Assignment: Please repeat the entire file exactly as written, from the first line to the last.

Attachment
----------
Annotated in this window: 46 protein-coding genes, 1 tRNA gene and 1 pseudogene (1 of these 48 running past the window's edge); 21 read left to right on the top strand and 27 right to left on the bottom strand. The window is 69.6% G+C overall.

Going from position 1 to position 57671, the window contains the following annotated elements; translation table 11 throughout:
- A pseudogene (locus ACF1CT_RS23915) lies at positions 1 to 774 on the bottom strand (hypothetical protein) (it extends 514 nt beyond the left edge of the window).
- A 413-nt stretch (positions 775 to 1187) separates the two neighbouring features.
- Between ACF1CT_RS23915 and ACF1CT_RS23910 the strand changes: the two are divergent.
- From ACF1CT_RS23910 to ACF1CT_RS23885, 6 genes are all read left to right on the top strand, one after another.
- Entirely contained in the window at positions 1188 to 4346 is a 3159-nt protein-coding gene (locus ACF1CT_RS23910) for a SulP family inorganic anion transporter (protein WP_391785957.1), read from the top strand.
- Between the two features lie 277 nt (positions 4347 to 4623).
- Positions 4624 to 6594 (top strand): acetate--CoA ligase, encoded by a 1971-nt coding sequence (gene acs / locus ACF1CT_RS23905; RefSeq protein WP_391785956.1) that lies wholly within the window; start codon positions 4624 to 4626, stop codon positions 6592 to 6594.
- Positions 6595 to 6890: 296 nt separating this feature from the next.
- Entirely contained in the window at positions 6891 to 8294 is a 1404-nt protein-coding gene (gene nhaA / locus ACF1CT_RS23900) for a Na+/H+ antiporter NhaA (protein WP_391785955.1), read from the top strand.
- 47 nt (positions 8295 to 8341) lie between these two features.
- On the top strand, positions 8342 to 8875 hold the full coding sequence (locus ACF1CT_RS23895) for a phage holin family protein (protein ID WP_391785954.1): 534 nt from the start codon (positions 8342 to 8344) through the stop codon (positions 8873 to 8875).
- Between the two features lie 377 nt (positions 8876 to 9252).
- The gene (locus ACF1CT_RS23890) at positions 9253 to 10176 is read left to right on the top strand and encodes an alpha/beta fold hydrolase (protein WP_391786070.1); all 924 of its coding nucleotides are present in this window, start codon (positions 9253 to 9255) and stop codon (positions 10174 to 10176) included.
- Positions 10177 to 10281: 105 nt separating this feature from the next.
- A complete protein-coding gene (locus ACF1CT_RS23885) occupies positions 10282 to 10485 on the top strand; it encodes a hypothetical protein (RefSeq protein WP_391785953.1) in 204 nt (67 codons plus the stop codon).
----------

Annotated in this window: 46 protein-coding genes, 1 tRNA gene and 1 pseudogene (1 of these 48 running past the window's edge); 21 read left to right on the top strand and 27 right to left on the bottom strand. The window is 69.6% G+C overall.

Going from position 1 to position 57671, the window contains the following annotated elements; translation table 11 throughout:
- A pseudogene (locus ACF1CT_RS23915) lies at positions 1 to 774 on the bottom strand (hypothetical protein) (it extends 514 nt beyond the left edge of the window).
- A 413-nt stretch (positions 775 to 1187) separates the two neighbouring features.
- Between ACF1CT_RS23915 and ACF1CT_RS23910 the strand changes: the two are divergent.
- From ACF1CT_RS23910 to ACF1CT_RS23885, 6 genes are all read left to right on the top strand, one after another.
- Entirely contained in the window at positions 1188 to 4346 is a 3159-nt protein-coding gene (locus ACF1CT_RS23910) for a SulP family inorganic anion transporter (protein WP_391785957.1), read from the top strand.
- Between the two features lie 277 nt (positions 4347 to 4623).
- Positions 4624 to 6594 (top strand): acetate--CoA ligase, encoded by a 1971-nt coding sequence (gene acs / locus ACF1CT_RS23905; RefSeq protein WP_391785956.1) that lies wholly within the window; start codon positions 4624 to 4626, stop codon positions 6592 to 6594.
- Positions 6595 to 6890: 296 nt separating this feature from the next.
- Entirely contained in the window at positions 6891 to 8294 is a 1404-nt protein-coding gene (gene nhaA / locus ACF1CT_RS23900) for a Na+/H+ antiporter NhaA (protein WP_391785955.1), read from the top strand.
- 47 nt (positions 8295 to 8341) lie between these two features.
- On the top strand, positions 8342 to 8875 hold the full coding sequence (locus ACF1CT_RS23895) for a phage holin family protein (protein ID WP_391785954.1): 534 nt from the start codon (positions 8342 to 8344) through the stop codon (positions 8873 to 8875).
- Between the two features lie 377 nt (positions 8876 to 9252).
- The gene (locus ACF1CT_RS23890) at positions 9253 to 10176 is read left to right on the top strand and encodes an alpha/beta fold hydrolase (protein WP_391786070.1); all 924 of its coding nucleotides are present in this window, start codon (positions 9253 to 9255) and stop codon (positions 10174 to 10176) included.
- Positions 10177 to 10281: 105 nt separating this feature from the next.
- A complete protein-coding gene (locus ACF1CT_RS23885) occupies positions 10282 to 10485 on the top strand; it encodes a hypothetical protein (RefSeq protein WP_391785953.1) in 204 nt (67 codons plus the stop codon).